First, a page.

Since its establishment over 200 years ago, America has continued to develop into one of the most powerful countries in the world. Today, the United States stands as the world's oldest existing federation, upholding the ideals of a constitutional republic. In such a system, government officials represent the people's interest and abide by constitutional law. Yet, it is not possible to recognize the developments of the United States without acknowledging the steps taken to get there. Although collective handfuls of different ideas pushed for American development, three specific events led America toward contemporary expansion. What events in American history most greatly shaped and expanded the United States in the 1800s? Without a doubt, the establishment of the Constitution and the Jacksonian democracy heavily added to the progress of an already rising country. But in fact, the combined effects of manifest destiny, western expansion, and the Gold Rush all expanded America's borders and helped spread the notion of democracy.
The need to expand beyond the restricting borders of America soon became a prevalent necessity for all Americans. Settlers in the beginning of the 19th century began pushing up the Northwest Territory with the initiative of manifest destiny, the idea of occupying area from the Atlantic to the Pacific coast. A number of specific reasons also contributed to the influence of manifest destiny. Settlers trying to avoid the same economic catastrophes of the past, such as the panic of 1837, moved west for economic reasons. As more travelers established homes in the West, business followed in search of new markets for their goods. In addition, many traveled west to escape religious persecution. The most notable example was the Mormon migration. Following pressure from a number of anti-Mormon groups to move and the murder of their founder Joseph Smith, the Mormons moved southwest to Utah and settled in peace. These factors combined together to form a domino effect that pushed millions of settlers to inhabit recently acquired areas such as California and New Mexico. Afraid of being robbed on their route to the West, travelers migrated in groups and formed trails such as the Oregon and Santa Fe Trail. For many decades, these trails would stand as main routes of transportation for migrating Americans. The belief of manifest destiny also began to slowly change the mindset of the everyday American, as the notion introduced a sense of American superiority. The concerns of other countries were put second to the ever growing desire to settle west. Eventually, this bottled down aspiration triggered the beginning of the process known as western expansion.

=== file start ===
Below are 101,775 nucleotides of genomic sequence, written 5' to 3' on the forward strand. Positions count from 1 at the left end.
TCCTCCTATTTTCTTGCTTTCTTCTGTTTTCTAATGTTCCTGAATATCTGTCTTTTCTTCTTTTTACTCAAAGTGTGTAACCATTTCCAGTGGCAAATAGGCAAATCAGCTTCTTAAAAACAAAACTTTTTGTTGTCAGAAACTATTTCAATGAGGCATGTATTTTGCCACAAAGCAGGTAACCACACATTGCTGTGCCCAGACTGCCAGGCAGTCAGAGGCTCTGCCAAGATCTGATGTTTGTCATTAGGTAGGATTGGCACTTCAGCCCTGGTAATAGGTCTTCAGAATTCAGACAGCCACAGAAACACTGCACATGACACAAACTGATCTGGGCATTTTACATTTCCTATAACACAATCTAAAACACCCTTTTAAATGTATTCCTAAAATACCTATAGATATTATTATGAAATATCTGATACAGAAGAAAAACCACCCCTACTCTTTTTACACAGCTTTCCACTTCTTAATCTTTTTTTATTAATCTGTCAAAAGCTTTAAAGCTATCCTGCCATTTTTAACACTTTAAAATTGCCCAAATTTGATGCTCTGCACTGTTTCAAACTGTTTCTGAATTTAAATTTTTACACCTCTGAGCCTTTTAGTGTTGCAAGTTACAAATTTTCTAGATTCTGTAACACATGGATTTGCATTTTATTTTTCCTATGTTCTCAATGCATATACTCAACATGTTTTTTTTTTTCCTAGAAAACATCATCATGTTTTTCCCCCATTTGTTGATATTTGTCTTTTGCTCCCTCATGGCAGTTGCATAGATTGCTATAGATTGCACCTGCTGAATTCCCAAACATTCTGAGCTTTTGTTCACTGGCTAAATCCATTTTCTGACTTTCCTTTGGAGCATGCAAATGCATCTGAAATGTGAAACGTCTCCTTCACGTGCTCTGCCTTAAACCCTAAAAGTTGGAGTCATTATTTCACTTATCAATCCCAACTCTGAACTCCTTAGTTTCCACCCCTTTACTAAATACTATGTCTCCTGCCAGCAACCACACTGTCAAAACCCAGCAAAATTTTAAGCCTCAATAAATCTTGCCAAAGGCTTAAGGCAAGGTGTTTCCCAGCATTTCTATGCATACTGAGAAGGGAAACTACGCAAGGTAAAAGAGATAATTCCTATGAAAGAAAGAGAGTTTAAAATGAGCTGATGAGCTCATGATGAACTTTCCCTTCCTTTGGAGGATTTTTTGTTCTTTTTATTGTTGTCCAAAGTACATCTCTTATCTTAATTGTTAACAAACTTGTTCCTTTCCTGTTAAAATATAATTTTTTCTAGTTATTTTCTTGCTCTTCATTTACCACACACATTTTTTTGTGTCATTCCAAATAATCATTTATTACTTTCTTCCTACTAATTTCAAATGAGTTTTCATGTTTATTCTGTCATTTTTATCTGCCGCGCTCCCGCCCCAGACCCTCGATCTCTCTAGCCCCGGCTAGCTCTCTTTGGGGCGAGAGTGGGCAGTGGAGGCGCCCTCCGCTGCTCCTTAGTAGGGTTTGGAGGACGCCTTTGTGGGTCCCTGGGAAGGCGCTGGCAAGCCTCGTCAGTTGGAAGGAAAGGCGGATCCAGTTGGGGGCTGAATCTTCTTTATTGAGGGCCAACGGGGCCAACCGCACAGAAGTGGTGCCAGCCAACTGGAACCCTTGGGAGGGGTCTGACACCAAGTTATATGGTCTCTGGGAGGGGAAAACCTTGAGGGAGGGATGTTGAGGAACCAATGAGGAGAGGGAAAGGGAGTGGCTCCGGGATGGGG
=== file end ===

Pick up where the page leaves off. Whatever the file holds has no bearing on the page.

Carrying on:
Many tend to use the terms "manifest destiny" and "western expansion" interchangeably, when in fact, one led to the other. The continuous need to settle west initiated the start of western expansion. Western expansion helped increase American influence by expanding the country's borders from 13 colonies to the shores of the Atlantic and Pacific Oceans. Through a series of negotiations and wars, America acquired enough land to more than double in size. In one of the most notable acquisitions in US history, the Louisiana Purchase, Napoleon had offered to sell the land stretching from the Mississippi River to the Rocky Mountains. Thomas Jefferson settled the deal by paying $15 million for the area which consequently doubled the size of the United States at the time. Today, the purchased area comprises of over a fifth of the countries boundaries. Around forty years later, war would erupt between America and Mexico driven by the idea of western expansion. Conflict was instigated as Mexico claimed Texas was their territory following its US annexation. After two years of persistent fighting, the Treaty of Guadalupe Hidalgo rewarded the American victory with a number of states previously of Mexican possession. For the price of $15 million, the Rio